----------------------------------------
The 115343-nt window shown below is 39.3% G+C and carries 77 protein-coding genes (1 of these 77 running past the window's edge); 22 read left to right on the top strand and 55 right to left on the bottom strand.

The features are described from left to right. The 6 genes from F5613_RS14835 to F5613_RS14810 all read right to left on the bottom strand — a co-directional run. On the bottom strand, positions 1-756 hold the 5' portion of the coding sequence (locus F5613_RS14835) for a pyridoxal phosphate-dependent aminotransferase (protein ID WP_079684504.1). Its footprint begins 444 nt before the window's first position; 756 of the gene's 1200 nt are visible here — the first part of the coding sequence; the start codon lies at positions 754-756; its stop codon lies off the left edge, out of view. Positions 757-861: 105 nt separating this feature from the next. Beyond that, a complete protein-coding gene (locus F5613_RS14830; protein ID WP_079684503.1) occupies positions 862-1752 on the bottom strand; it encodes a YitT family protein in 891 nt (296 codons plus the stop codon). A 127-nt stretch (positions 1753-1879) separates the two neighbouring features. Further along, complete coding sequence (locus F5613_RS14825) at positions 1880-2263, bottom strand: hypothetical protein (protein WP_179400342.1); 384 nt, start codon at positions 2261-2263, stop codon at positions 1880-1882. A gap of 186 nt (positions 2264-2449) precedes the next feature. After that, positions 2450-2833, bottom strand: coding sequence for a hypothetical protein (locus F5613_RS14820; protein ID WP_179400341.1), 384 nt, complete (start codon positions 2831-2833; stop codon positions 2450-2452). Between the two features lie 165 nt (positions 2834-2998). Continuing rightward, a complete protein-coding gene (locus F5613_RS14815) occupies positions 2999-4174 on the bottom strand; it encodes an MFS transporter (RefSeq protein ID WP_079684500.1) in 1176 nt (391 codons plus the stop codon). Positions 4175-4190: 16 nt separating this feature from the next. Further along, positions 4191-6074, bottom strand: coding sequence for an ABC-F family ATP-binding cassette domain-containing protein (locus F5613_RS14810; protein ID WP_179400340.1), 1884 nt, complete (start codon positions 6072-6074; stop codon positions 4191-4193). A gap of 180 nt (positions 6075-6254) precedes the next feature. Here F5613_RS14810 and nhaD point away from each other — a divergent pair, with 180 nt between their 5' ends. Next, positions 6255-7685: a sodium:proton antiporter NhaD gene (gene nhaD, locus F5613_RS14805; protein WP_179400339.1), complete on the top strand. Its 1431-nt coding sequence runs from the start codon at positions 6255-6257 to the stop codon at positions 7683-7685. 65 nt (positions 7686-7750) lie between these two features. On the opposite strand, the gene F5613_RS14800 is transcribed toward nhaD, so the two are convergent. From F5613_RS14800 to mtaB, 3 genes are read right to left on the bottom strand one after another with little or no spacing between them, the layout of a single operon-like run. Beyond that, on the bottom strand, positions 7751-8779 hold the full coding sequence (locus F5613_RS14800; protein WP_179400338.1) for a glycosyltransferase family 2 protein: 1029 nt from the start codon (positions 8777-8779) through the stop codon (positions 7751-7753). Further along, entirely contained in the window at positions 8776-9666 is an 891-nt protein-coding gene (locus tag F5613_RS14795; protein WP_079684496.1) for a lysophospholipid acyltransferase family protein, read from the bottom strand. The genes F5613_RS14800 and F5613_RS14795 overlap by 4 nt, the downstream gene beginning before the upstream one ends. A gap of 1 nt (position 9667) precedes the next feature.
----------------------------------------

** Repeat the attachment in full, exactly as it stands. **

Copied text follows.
The 115343-nt window shown below is 39.3% G+C and carries 77 protein-coding genes (1 of these 77 running past the window's edge); 22 read left to right on the top strand and 55 right to left on the bottom strand.

The features are described from left to right. The 6 genes from F5613_RS14835 to F5613_RS14810 all read right to left on the bottom strand — a co-directional run. On the bottom strand, positions 1-756 hold the 5' portion of the coding sequence (locus F5613_RS14835) for a pyridoxal phosphate-dependent aminotransferase (protein ID WP_079684504.1). Its footprint begins 444 nt before the window's first position; 756 of the gene's 1200 nt are visible here — the first part of the coding sequence; the start codon lies at positions 754-756; its stop codon lies off the left edge, out of view. Positions 757-861: 105 nt separating this feature from the next. Beyond that, a complete protein-coding gene (locus F5613_RS14830; protein ID WP_079684503.1) occupies positions 862-1752 on the bottom strand; it encodes a YitT family protein in 891 nt (296 codons plus the stop codon). A 127-nt stretch (positions 1753-1879) separates the two neighbouring features. Further along, complete coding sequence (locus F5613_RS14825) at positions 1880-2263, bottom strand: hypothetical protein (protein WP_179400342.1); 384 nt, start codon at positions 2261-2263, stop codon at positions 1880-1882. A gap of 186 nt (positions 2264-2449) precedes the next feature. After that, positions 2450-2833, bottom strand: coding sequence for a hypothetical protein (locus F5613_RS14820; protein ID WP_179400341.1), 384 nt, complete (start codon positions 2831-2833; stop codon positions 2450-2452). Between the two features lie 165 nt (positions 2834-2998). Continuing rightward, a complete protein-coding gene (locus F5613_RS14815) occupies positions 2999-4174 on the bottom strand; it encodes an MFS transporter (RefSeq protein ID WP_079684500.1) in 1176 nt (391 codons plus the stop codon). Positions 4175-4190: 16 nt separating this feature from the next. Further along, positions 4191-6074, bottom strand: coding sequence for an ABC-F family ATP-binding cassette domain-containing protein (locus F5613_RS14810; protein ID WP_179400340.1), 1884 nt, complete (start codon positions 6072-6074; stop codon positions 4191-4193). A gap of 180 nt (positions 6075-6254) precedes the next feature. Here F5613_RS14810 and nhaD point away from each other — a divergent pair, with 180 nt between their 5' ends. Next, positions 6255-7685: a sodium:proton antiporter NhaD gene (gene nhaD, locus F5613_RS14805; protein WP_179400339.1), complete on the top strand. Its 1431-nt coding sequence runs from the start codon at positions 6255-6257 to the stop codon at positions 7683-7685. 65 nt (positions 7686-7750) lie between these two features. On the opposite strand, the gene F5613_RS14800 is transcribed toward nhaD, so the two are convergent. From F5613_RS14800 to mtaB, 3 genes are read right to left on the bottom strand one after another with little or no spacing between them, the layout of a single operon-like run. Beyond that, on the bottom strand, positions 7751-8779 hold the full coding sequence (locus F5613_RS14800; protein WP_179400338.1) for a glycosyltransferase family 2 protein: 1029 nt from the start codon (positions 8777-8779) through the stop codon (positions 7751-7753). Further along, entirely contained in the window at positions 8776-9666 is an 891-nt protein-coding gene (locus tag F5613_RS14795; protein WP_079684496.1) for a lysophospholipid acyltransferase family protein, read from the bottom strand. The genes F5613_RS14800 and F5613_RS14795 overlap by 4 nt, the downstream gene beginning before the upstream one ends. A gap of 1 nt (position 9667) precedes the next feature.